Artificial intelligence has already revolutionized many parts of medicine and will only continue to do so as things like machine learning in healthcare become more refined and widely used. However, the human aspect of healthcare will always exist and there are proverbial lines to toe when it comes to the ethics of how and why artificial intelligence is utilized in the field.
Health education, medicine, surgery, and research and development are all parts of healthcare that have already been positively impacted by artificial intelligence, but each brings with it ethical decisions that must be made.
Current trends in health education are moving away from a focus on knowledge recall and more towards hands-on training, and artificial intelligence can play a big part in the latter. For aspiring physicians, for instance, actual “patients” now exist for training that are robots with artificial intelligence programmed to actually “tell” their student doctors what is wrong, and what (if anything) has been fixed or further damaged after a given procedure. The ethical question that arises in situations like this is that, although these novice doctors do have “experience,” is it fair to claim it if they never worked on an actual person?
Most of the ethical discussions revolving AI in health education are related to the question of “what qualifies as real-world experience?” and whether or not it is fair to tell patients that a doctor is experienced if she or he has only ever worked on AI dummies.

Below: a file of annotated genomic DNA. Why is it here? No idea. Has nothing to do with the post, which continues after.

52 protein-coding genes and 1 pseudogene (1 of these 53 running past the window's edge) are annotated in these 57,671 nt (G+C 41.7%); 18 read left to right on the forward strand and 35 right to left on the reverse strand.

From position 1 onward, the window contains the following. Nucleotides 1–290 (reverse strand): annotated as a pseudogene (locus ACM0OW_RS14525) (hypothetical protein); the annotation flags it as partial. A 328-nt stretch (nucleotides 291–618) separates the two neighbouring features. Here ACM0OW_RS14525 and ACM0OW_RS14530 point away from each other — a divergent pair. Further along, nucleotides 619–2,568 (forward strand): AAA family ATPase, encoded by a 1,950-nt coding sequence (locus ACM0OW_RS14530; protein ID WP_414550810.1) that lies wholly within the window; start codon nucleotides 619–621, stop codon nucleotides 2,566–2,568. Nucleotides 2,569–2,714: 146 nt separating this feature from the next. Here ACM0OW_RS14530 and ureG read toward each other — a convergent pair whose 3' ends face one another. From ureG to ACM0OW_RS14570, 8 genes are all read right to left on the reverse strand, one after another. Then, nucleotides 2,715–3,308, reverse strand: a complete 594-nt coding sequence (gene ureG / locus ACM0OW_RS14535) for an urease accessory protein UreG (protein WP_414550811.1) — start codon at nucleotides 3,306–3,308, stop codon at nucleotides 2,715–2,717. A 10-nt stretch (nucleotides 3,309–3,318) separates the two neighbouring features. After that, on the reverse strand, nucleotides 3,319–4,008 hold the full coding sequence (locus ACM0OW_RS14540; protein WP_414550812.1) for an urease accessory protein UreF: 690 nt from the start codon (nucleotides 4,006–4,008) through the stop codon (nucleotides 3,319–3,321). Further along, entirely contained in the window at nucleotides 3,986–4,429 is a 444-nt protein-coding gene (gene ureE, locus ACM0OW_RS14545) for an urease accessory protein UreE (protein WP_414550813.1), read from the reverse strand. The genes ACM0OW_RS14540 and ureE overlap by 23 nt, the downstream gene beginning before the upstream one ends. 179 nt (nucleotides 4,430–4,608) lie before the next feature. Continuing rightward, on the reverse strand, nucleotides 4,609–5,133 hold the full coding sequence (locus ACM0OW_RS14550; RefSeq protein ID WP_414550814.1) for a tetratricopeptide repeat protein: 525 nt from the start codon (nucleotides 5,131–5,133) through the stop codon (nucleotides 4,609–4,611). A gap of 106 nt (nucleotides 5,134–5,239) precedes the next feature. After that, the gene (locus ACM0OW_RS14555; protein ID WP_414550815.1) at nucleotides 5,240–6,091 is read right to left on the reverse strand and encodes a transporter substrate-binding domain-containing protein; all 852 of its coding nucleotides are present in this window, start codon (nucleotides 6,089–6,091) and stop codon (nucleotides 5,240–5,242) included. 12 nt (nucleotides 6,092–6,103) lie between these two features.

On the other side of the procedural coin is those doctors being replaced with machines. AI-assisted surgeries have been gradually becoming more popular, but a report from the Harvard Business Review determined that almost 90% of surgeries performed in 2020 could have been robot-assisted, but the trust in such procedures is still very low regardless of the statistics that show its success versus human procedures. In the same study, a poll of 700 individuals determined that only 26% would be willing to undergo a robot-assisted surgery when a doctor’s procedure was also available.
When it comes to ethics of these procedures, most questions arise around the discussions of malpractice and responsibility when something does go wrong. This lack of accountability is one of the major reasons trust in AI surgeries remains low, even though statistics show it being more successful than doctor procedures.
The data industry is expected to be worth more than $275 billion by the end of next year, and sharing electronic health data can mean exponential increases in improvements in care. AI and machine learning utilize this health data to determine trends in demographics, ultimately allowing physicians to deliver better diagnoses and better plans for fixing a given ailment. However, data breaches are still very common and health data is extremely personal.
The ethical issues here again involve a line, and that is the line between advancing the science of medicine with AI, and risking personal information being stolen on a grand scale.
Similar issues exist with the advancements of medication. The only way to know if a medicine is working or not is to collect information from patients who use it, but if these patients don’t want that information being utilized beyond their own health, medical teams must decide if it is more ethical to respect those wishes (and currently it is illegal to do otherwise) or use the information for the greater good.
Ultimately, AI will be responsible for evolutions in healthcare currently beyond the scope of imagination, but as is the case with any new technology, public acceptance will lag behind the evolutions themselves. Education and transparency surrounding these technologies and their rates of success is as important to their implementation as creating the new procedures, medicines, etc. themselves, and no matter the success rate there will always be patients who prefer the human aspect of healthcare. Whether or not they will always get that wish is an ethical conversation to be had when that time comes.